Shrek Forever After

Good luck explaining the plot to your kid



Did the world really need a fourth Shrek movie? Absolutely not. Does 3-D make it more Shrektastic? Nope. But who can say no to $2 billion? Though Mike Myers is rumored to regret the Faustian bargain he struck with Dreamworks to play everyone's favorite farting ogre (he's one of the least funny characters in the films), the comic actor is weeping all the way to the bank.

Allegedly the last of the franchise, Shrek Forever After isn't as scattershot as the last installment, but it does labor through a mostly laughless setup before settling into a familiar groove.

Living with his wife Fiona (Cameron Diaz) and his trio of tykes, Shrek (Myers) discovers that happily ever after isn't all it's cracked up to be. Between the grinding routine of domestic bliss, the emasculation of fatherhood, and his celebrity persona, the ogre fears he's lost his edge. Nostalgic for his days of independence, a time when he struck terror into the hearts of villagers everywhere, Shrek strikes a deal with the conniving Rumpelstiltskin (Walt Dohrn): one perfect day of ogre-ish ransacking in exchange for the day he was born. This sends him into a parallel universe where Donkey (Eddie Murphy) doesn't know who he is, Puss 'n' Boots (Antonio Banderas) has become a fat tub of lard, and Fiona is the warrior leader of ogre rebellion against Far, Far Away's despotic ruler Rumpelstiltskin. See, it turns out this malignantly magical pipsqueak was thwarted from taking over the kingdom when Shrek originally freed Fiona. Now he has 24 hours to regain the trust of old friends and win Fiona's heart, otherwise he'll disappear forever, having never been born.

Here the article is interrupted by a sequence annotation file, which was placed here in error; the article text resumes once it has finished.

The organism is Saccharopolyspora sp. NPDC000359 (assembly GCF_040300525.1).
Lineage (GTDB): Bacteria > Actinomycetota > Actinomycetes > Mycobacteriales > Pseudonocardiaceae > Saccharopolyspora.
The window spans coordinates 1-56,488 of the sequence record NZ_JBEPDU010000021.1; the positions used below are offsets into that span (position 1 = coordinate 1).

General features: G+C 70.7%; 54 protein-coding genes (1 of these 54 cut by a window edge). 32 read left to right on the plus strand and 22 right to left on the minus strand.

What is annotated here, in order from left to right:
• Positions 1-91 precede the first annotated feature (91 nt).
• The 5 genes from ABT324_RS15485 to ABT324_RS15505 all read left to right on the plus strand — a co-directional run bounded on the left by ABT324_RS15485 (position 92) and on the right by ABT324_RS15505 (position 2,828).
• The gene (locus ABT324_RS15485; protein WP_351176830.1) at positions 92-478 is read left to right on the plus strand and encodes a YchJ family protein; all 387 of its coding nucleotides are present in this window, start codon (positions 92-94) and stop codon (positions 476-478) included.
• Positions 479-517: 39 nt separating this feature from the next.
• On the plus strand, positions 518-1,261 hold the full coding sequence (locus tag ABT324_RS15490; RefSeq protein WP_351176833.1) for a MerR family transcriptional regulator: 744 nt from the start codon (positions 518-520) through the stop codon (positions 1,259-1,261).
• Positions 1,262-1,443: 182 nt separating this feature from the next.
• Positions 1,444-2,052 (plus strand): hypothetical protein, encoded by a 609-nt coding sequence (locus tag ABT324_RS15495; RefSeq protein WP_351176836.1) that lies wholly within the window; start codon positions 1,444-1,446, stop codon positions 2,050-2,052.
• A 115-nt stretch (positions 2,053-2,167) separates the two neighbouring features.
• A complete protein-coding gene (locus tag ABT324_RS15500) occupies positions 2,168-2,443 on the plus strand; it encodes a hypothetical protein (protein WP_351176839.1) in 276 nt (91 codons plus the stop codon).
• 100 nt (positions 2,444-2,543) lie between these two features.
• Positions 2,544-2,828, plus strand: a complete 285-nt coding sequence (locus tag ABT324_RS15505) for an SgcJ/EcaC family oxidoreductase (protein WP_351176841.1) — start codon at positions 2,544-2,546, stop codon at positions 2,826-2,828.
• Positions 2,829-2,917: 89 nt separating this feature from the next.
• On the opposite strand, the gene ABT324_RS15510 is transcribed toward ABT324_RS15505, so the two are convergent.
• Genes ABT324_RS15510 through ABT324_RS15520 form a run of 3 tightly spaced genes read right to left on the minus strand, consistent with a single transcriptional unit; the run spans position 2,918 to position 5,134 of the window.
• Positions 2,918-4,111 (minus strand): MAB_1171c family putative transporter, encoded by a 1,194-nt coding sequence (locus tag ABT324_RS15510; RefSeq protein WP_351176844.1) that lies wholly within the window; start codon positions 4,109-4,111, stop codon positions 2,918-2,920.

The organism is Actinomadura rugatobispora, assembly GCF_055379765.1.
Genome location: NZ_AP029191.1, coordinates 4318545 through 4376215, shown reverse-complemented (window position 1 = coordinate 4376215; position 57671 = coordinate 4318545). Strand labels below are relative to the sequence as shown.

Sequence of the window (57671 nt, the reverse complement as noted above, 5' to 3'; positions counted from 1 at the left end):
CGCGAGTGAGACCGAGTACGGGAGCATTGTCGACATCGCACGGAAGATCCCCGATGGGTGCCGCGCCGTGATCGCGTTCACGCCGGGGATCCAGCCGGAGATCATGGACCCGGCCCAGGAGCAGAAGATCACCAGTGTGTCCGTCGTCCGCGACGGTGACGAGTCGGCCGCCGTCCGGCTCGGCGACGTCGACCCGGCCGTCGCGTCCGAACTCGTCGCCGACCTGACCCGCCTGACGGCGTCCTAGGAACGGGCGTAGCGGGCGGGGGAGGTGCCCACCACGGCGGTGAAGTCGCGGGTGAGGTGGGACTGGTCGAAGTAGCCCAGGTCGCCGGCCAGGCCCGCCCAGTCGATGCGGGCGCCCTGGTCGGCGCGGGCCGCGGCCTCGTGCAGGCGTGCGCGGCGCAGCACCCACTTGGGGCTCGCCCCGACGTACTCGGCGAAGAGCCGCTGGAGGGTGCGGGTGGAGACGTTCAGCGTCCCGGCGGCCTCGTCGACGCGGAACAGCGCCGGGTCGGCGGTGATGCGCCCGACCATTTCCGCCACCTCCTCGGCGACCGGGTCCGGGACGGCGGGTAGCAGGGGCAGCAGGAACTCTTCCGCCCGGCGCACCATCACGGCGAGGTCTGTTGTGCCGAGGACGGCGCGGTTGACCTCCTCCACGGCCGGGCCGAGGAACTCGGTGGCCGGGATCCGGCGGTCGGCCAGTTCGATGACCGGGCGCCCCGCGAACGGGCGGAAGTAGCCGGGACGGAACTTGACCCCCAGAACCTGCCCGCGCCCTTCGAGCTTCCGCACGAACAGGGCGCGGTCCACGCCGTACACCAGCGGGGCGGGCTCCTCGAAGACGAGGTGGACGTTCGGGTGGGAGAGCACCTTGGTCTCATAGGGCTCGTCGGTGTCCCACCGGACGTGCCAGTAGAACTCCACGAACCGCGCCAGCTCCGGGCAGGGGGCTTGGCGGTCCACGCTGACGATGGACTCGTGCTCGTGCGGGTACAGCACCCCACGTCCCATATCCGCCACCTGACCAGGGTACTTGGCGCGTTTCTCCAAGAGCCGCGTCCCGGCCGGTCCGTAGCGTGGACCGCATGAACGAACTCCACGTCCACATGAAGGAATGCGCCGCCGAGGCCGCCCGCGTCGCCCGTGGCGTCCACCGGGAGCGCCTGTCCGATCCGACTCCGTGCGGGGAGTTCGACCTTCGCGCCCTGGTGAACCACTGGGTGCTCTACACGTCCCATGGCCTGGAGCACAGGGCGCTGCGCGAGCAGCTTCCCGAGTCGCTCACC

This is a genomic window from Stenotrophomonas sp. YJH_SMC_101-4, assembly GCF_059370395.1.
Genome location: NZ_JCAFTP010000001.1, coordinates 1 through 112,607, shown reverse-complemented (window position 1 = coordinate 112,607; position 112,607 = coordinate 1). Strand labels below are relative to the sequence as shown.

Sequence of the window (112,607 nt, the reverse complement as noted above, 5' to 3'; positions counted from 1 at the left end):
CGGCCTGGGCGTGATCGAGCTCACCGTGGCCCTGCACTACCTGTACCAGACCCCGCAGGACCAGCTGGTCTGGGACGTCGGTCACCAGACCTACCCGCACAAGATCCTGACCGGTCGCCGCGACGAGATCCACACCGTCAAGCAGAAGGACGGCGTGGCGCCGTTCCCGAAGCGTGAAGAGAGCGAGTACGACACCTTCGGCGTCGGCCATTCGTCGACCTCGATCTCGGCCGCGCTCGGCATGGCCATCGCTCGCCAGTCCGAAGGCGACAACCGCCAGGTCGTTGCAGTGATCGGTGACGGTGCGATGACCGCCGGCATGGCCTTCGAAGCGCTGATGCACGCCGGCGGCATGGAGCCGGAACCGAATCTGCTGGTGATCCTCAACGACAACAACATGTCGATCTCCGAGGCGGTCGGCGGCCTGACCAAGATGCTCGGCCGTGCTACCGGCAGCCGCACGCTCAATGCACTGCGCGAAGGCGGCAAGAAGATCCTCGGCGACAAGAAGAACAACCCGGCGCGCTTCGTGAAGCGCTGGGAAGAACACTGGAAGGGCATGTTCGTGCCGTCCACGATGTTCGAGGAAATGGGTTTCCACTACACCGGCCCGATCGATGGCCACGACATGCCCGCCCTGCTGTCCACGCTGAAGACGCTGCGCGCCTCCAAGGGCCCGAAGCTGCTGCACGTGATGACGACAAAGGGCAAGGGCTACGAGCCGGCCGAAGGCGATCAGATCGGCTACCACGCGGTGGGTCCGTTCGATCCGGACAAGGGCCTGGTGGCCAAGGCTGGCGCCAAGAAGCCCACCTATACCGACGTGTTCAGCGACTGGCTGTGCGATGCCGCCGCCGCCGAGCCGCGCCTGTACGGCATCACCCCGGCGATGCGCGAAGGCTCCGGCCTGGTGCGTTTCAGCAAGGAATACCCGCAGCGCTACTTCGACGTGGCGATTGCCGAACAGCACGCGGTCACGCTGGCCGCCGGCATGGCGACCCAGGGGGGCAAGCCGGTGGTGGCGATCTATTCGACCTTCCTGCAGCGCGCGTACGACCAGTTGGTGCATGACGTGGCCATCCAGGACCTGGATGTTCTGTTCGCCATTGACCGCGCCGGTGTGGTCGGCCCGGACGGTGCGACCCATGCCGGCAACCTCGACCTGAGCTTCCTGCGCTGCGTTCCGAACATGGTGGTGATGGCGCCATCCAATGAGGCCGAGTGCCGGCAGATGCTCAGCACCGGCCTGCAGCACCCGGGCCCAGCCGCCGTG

To say the plot is convoluted for the wee ones is an understatement — my 4-1/2-year-old had a running monologue of questions. More tragically, screenwriters Josh Klausner and Darren Lemke never creatively exploit their It's a Wonderful Life concept, and most of the film looks and feels like a rehash of sight gags, musical montages and self-reflexive plot complications that you've seen before. Once again, Donkey and Puss land the only mentionable jokes, and the cast does well keeping things lively. But the animation style is starting to look long in the tooth, and the 3-D does little to spruce things up. When you compare it to Dreamworks' visually stunning How to Train Your Dragon, the nine-year-old franchise feels dated.

Jeff Meyers writes about film for Metro Times. Send comments to

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